But insteadof praise, the navy was met with fierce criticism. One possible reasonis because the media and general public were not sufficiently preparedfor such a possible outcome. While the difficulties involved instopping a flotilla were recognized, no one, even in the navy, thoughtthat the resistance would be so ferocious. Therefore, when ninepassengers were killed, the easiest and instinctive explanation wasthat the navy had made a mistake.
If this is true, the navy’sone mistake might have been in not gathering more intelligence on IHHand the passengers on board. With the right information, the commandoswould have likely been instructed to board the ship with more force andto forget about restraint.
This is not an easy time for theShayetet. A unit which traditionally shies away from the limelight –the vast majority of its operations, even from decades ago, are stillconsidered top secret – is not comfortable in the headlines.
Notmuch can be said about what Shayetet 13 commandos do on a regularbasis. In the past year, they have reportedly operated in places likeSudan and elsewhere. In January 2009, on the sidelines of OperationCast Lead, the Shayetet, according to foreign news reports,participated in the operation during which the air force bombed aconvoy of trucks carrying weapons through the Sudanese desert.
Severalweeks ago, the unit received two citations of valor from Chief ofGeneral Staff Lt.-Gen. Gabi Ashkenazi. One of them was for a specificmission that cannot be written about. The other was for outstandingcontinuous operational service and the unit’s ability to operate aroundthe clock.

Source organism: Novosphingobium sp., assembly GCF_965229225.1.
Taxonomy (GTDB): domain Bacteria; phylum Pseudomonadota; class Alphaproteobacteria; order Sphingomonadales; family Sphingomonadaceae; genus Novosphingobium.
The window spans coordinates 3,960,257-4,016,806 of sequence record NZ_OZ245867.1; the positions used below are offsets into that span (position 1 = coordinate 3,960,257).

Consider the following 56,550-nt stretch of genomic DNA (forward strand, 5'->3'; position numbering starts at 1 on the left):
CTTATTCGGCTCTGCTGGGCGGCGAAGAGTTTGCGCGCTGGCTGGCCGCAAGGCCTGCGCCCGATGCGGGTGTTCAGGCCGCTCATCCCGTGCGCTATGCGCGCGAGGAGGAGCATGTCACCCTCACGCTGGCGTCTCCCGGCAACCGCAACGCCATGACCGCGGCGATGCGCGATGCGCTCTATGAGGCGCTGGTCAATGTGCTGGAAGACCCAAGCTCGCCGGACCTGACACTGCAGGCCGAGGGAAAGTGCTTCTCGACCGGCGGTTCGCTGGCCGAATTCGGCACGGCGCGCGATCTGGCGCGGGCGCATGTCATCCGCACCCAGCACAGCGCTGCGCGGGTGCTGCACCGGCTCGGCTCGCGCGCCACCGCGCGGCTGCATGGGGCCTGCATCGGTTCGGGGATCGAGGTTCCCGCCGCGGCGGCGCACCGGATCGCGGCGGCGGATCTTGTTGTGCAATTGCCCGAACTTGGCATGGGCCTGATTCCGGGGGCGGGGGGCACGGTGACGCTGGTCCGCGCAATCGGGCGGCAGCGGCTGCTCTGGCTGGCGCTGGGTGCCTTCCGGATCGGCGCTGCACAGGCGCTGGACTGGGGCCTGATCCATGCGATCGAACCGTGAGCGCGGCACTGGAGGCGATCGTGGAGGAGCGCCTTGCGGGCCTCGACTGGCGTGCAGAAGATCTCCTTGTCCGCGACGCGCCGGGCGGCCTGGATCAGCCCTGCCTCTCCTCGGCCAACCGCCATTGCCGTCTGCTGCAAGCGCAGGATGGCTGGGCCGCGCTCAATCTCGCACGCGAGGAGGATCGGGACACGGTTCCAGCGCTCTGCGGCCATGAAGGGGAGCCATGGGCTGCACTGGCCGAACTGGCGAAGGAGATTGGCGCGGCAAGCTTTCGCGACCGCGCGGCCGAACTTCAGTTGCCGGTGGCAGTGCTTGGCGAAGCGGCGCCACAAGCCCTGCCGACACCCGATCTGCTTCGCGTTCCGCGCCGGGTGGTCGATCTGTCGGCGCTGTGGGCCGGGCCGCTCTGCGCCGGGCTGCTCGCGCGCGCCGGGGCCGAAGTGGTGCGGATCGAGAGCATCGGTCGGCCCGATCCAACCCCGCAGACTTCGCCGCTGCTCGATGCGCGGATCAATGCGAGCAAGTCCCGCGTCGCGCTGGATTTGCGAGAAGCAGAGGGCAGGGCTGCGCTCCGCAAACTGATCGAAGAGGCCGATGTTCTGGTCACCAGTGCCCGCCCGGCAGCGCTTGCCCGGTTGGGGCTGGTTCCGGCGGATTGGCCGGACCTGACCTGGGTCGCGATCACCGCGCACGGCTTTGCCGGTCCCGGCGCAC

A glimpse into what the Shayetet does was providednear Cyprus last November when commandos commandeered a cargo ship, theFrancop, which was carrying hundreds of tons ofweaponry from Iran to Hizbullah in Lebanon.
This week though,the image of an elite force landing by sea on an enemy coast andcarrying out covert operations was somewhat shattered. As the videos ofthe clashes aboard the Mavi Marmara streamed intothe command center under military headquarters in Tel Aviv, the IDFhesitated in releasing them due to the difficult images of watchingcommandos getting beaten by an angry mob, some of them even thrown offthe ship.
Nevertheless, it is impossible to ignore thediplomatic damage the operation has caused. Still reeling from theGoldstone report, the government now needs to consider if it shouldlaunch its own independent inquiry to stave off an international one.
Itis possible that a more effective public relations campaign would havehelped, but as in the past – particularly during the Second Lebanon Warand Operation Cast Lead – the government hasbara mechanisms collapse inmoments of crisis. Instead of learning the lesson, collecting all ofthe spokesmen units and housing them under one organization, thegovernment is now considering establishing another strategic media unitto join the dozen or so others that seem to always fail.
Onelesson that is clear is that better intelligence could have broughtabout a better ending. The problem that led to this was a governmentand IDF misconception that the boats were carrying international peaceactivists and that the worst that could happen would be that they wouldpush, slap or curse the boarding soldiers.
Before the operation,the fear in the IDF was that if the navy boarded the ships moreaggressively – by firing warning shots and opening fire at the firstperson who raised a hand against the commandos – and the passengersturned out to really be peace activists, the world would be in anuproar.
Instead, the ships were boarded as if the passengerswere peace activists, then the commandos  discovered that some wereviolent mercenaries, defended themselves and Israel still came underfierce international criticism.
As one senior IDF officer saidthis week: “It might just be that whatever we do these days there willbe a Goldstone report waiting around the corner.”